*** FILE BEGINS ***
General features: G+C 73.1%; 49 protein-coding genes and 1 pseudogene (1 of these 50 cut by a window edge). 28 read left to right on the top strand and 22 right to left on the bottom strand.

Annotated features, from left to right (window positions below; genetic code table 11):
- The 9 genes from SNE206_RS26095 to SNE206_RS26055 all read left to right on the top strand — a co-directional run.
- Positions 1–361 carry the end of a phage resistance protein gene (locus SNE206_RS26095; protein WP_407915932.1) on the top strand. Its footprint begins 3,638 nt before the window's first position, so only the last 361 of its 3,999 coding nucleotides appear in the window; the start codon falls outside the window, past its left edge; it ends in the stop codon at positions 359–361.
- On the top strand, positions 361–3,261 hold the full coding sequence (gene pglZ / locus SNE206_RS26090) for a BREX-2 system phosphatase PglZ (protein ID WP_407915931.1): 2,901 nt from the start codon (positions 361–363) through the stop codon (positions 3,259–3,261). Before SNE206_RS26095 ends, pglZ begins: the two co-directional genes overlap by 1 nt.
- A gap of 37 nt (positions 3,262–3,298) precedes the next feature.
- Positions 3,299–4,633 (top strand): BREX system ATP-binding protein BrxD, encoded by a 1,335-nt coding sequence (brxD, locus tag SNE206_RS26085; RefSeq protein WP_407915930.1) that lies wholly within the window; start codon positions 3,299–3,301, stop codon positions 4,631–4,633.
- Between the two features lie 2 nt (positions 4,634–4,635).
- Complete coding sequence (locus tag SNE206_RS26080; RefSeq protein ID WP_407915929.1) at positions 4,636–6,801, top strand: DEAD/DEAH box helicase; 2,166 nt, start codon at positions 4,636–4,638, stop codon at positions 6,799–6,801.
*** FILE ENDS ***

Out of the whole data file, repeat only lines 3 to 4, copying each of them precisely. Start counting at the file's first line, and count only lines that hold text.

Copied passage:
- The 9 genes from SNE206_RS26095 to SNE206_RS26055 all read left to right on the top strand — a co-directional run.
- Positions 1–361 carry the end of a phage resistance protein gene (locus SNE206_RS26095; protein WP_407915932.1) on the top strand. Its footprint begins 3,638 nt before the window's first position, so only the last 361 of its 3,999 coding nucleotides appear in the window; the start codon falls outside the window, past its left edge; it ends in the stop codon at positions 359–361.